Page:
Staples credit rating deemed junk status in wake of buyout

August 9, 2017

The nation’s top two credit rating agencies downgraded Staples Inc. well into junk status yesterday due to the financials of Sycamore Partners’ pending $6.9 billion leveraged buyout of the nation’s No. 1 office supplies chain.

S&P Global Ratings downgraded the Framingham company’s corporate credit rating four steps to B+ from BBB-, citing Staples’ substantial debt burden and “meaningfully weaker credit metrics” from the deal. S&P removed Staples from a negative CreditWatch in place since June 29, a day after the Sycamore deal was announced, saying the outlook now is “stable.”

“We believe Staples faces intense competition in the office supply distribution business, limited entry barriers and low customer switching costs,” S&P said. “Still, because of the company’s market position ... we expect profits and cash flows should remain consistent over the next one to two years, even if top-line revenue remains soft, driven by cost-cutting initiatives and price reinvestment.”

Sycamore’s Staples deal is set for a Staples shareholder vote Sept. 6. Staples’ retail store operations would be separated from the company, which would go private and continue under Sycamore ownership as a business-to-business office supplies distributor with about $10 billion in estimated annual revenue.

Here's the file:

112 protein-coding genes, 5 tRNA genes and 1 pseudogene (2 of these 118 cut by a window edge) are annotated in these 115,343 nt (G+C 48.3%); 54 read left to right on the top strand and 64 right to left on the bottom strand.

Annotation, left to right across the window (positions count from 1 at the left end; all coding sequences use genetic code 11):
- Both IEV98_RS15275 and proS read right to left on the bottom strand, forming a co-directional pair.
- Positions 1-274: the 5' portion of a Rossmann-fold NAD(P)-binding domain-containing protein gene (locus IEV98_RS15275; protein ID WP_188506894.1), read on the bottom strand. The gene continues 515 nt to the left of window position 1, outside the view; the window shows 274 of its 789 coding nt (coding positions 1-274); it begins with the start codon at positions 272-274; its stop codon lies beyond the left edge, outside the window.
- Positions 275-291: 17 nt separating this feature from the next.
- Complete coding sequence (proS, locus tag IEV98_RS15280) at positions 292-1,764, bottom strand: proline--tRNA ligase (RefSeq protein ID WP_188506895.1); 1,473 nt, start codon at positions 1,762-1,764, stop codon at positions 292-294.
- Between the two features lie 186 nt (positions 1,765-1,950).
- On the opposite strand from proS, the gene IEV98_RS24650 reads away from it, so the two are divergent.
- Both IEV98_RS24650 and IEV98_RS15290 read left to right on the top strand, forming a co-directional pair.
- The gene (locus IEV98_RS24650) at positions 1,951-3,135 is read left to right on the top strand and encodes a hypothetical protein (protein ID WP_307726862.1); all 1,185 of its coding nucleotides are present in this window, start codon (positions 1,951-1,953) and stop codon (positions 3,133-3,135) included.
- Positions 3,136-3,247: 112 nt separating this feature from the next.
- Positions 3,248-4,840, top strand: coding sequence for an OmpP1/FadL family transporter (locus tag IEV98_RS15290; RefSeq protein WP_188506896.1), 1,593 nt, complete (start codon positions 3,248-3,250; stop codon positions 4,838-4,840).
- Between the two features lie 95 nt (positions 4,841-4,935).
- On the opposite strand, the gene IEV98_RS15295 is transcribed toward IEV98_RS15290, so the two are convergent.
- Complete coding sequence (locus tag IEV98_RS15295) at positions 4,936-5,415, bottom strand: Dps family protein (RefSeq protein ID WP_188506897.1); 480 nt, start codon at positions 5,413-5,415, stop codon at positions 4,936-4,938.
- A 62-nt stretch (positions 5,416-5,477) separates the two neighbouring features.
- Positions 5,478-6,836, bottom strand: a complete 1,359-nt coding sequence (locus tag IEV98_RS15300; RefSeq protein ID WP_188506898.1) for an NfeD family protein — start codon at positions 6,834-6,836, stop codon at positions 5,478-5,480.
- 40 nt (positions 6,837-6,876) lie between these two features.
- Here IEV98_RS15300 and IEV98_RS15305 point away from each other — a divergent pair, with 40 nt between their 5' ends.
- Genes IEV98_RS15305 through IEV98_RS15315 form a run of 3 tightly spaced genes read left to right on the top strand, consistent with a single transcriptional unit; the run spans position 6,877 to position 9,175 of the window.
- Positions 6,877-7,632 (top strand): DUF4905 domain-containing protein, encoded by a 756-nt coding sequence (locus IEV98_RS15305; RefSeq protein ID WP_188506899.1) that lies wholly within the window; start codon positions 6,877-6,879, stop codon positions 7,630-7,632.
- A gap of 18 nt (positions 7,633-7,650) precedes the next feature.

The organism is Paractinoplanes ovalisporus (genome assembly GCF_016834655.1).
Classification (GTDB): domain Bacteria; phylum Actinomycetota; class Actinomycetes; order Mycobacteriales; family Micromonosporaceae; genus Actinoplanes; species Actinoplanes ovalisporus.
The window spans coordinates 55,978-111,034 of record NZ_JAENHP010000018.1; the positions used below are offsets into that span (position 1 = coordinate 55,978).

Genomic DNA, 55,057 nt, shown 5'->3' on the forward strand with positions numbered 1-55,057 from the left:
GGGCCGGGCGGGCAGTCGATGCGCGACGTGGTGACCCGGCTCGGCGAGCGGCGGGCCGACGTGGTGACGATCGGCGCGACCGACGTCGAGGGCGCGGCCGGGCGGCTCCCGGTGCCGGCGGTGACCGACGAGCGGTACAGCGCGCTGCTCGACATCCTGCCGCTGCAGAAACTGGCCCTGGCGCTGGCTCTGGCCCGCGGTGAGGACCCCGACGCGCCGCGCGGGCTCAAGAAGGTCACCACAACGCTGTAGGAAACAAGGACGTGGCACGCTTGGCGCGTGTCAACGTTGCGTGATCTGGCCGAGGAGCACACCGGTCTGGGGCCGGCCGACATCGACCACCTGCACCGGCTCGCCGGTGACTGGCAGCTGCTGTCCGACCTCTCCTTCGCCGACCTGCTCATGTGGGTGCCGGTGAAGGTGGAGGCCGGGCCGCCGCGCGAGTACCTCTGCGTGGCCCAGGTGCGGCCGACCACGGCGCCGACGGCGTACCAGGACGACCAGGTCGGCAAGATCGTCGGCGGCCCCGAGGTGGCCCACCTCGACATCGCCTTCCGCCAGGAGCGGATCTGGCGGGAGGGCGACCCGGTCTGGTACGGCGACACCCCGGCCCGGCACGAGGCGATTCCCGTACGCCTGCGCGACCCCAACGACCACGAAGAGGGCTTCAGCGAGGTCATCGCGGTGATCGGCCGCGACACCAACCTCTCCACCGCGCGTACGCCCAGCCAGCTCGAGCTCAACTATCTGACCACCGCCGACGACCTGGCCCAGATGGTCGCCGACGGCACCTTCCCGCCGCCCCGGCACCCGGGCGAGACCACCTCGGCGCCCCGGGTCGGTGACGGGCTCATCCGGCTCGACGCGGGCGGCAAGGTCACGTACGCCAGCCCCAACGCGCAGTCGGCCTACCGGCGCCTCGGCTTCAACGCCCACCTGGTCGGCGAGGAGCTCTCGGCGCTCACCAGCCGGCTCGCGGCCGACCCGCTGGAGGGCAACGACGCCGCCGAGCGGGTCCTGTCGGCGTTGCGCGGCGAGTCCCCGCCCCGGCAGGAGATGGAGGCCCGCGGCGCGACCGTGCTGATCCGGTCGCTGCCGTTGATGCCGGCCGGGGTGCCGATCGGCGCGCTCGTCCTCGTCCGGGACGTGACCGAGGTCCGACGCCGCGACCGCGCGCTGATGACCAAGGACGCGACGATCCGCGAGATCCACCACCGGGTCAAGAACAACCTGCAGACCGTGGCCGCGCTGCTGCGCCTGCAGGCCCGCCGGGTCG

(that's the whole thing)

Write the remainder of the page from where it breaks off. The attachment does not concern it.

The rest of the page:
Staples plans to issue approximately $4.25 billion of new debt, and Sycamore would contribute $1.6 billion of common equity to fund the B2B deal.

Staples declined comment on the downgrades yesterday. Ratings below investment grade are often referred to as junk status because of obligations judged to be speculative and subject to substantial credit risk.

Moody’s Investors Service also took ratings actions on Staples, including a four-notch downgrade of its senior unsecured loan rating to B3 from Baa2, and a B1 corporate rating.

“The acquisition of Staples by affiliates of private equity firm Sycamore Partners … results in significantly weaker credit metrics, as well as the inherent enhanced credit risk of private equity ownership,” Moody’s vice president Charlie O’Shea said.

O’Shea continued, “That said, the restructuring of the business into three segments, with the commercial/delivery business the surviving rated entity, allows management to focus on a relatively narrow competitive universe where it is the clear market leader, with a historically ‘sticky,’ less fickle customer base that is focused more on service than price, which will prove advantageous going forward on multiple fronts.”